Virtual patients for education, assessment and research : A webbased approach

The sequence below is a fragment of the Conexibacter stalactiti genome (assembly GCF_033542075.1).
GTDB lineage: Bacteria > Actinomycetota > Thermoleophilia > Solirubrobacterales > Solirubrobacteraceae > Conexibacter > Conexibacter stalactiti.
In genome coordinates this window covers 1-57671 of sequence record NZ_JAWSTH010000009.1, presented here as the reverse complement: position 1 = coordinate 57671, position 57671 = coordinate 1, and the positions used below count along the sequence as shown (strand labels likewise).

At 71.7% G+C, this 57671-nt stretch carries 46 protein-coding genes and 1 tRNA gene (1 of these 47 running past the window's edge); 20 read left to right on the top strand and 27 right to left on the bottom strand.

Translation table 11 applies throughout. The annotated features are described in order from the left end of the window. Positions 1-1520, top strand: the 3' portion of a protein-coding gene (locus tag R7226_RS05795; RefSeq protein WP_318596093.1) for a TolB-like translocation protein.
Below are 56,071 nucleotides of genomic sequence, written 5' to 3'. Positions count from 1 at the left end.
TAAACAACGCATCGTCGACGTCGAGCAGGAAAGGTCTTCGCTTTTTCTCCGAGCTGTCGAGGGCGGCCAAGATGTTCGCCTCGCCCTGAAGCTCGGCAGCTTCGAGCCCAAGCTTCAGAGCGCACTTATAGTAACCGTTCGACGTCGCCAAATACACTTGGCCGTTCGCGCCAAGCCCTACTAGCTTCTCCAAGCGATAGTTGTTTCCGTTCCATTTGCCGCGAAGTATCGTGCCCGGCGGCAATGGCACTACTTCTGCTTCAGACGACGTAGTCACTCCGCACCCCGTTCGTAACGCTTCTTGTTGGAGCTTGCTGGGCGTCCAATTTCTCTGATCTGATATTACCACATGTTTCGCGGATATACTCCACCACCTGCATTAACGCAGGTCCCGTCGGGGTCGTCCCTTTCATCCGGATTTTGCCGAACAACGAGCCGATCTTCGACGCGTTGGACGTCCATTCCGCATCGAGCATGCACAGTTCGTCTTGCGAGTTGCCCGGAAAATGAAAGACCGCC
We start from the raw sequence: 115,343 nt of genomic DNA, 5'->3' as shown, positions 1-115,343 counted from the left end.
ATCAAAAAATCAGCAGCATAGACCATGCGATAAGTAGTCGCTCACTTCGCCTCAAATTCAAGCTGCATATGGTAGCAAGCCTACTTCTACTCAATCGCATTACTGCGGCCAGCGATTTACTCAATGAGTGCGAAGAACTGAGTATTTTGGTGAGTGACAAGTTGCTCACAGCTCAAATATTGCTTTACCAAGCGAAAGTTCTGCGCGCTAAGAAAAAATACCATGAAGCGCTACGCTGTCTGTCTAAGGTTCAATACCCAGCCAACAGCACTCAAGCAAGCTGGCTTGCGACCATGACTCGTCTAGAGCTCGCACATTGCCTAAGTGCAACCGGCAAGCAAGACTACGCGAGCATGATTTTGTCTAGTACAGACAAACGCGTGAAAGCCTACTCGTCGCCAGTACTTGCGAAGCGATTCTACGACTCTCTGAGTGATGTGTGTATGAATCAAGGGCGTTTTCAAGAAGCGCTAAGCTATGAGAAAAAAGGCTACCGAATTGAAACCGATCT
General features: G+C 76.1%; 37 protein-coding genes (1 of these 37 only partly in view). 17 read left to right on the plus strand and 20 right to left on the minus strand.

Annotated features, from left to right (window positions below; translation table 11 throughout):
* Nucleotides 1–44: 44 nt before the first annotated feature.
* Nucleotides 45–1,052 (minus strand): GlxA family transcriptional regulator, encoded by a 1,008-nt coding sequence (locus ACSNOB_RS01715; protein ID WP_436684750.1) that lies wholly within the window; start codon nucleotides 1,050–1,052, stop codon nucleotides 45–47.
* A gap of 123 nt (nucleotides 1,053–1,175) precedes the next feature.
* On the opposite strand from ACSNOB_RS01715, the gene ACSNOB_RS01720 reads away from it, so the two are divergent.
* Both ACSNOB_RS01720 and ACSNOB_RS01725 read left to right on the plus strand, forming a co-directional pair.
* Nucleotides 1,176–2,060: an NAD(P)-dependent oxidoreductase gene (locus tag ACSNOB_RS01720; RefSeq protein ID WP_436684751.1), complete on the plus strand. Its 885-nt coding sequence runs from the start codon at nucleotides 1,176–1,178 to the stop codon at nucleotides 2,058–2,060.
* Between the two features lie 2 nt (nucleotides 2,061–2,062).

Abstract: Virtual simulations of patient encounters have been an increasingly important complement in the development of healthcare competence. Virtual patients (VPs) are interactive computer programs that simulate real-life clinical scenarios, provide an effective way for healthcare professionals and students to not only learn about a wide range of clinical topics, but also to practice in a virtual and therefore safe environment. The purpose of this thesis is to systematically design and develop a virtual patient system (Web-SP), evaluate its usability, acceptance and applicability in health-sciences education. Then as a subsequent step, use the newly-developed Web-SP system as a research tool to produce evidence for best practices regarding the authoring and implementation of VPs in health-sciences curricula and their use for learning and assessment. Four studies were undertaken. Study I focused on the design and development of the Web-SP system with the aim to enable the authoring of VPs by faculty. Study II aimed at evaluating the usability, acceptance and applicability of Web-SP when integrated in medicine, dentistry and pharmacy courses. Study III explored the importance of the feedback module and its influence on the utilization of virtual patients by students. Study IV was a randomized controlled trial (RCT) that investigated the impact of the clinical vignette component using history taking reasoning and therapeutic decisions as outcome measures. The evaluation of the usability and the acceptance of the Web-SP system, as well as the built-in authoring environment, were positive. The students found the VPs created by the teachers to be engaging, realistic, fun to use, instructive and relevant to their courses. The applicability of Web-SP was demonstrated when integrated in three different healthcare science courses and applied in pre-clinical and clinical settings. The results of the experimental studies showed that the students clearly favoured VPs with feedback compared to VPs without feedback. Furthermore, the availability of feedback fostered a deeper mode of engagement with the VPs. Furthermore, an RCT showed that variations in the amount of clinical data presented in the introductory clinical vignette component did not have an impact on the history-taking reasoning, nor the therapeutic decisions, an important finding when VPs are used to assess the students performances. The increasing adoption and implementation of Web-SP at several universities opens up opportunities for joint efforts in planning and conducting interventions to produce conclusive evidence, and also enables scientific procedures such as multi-centre RCT and systematic reviews.
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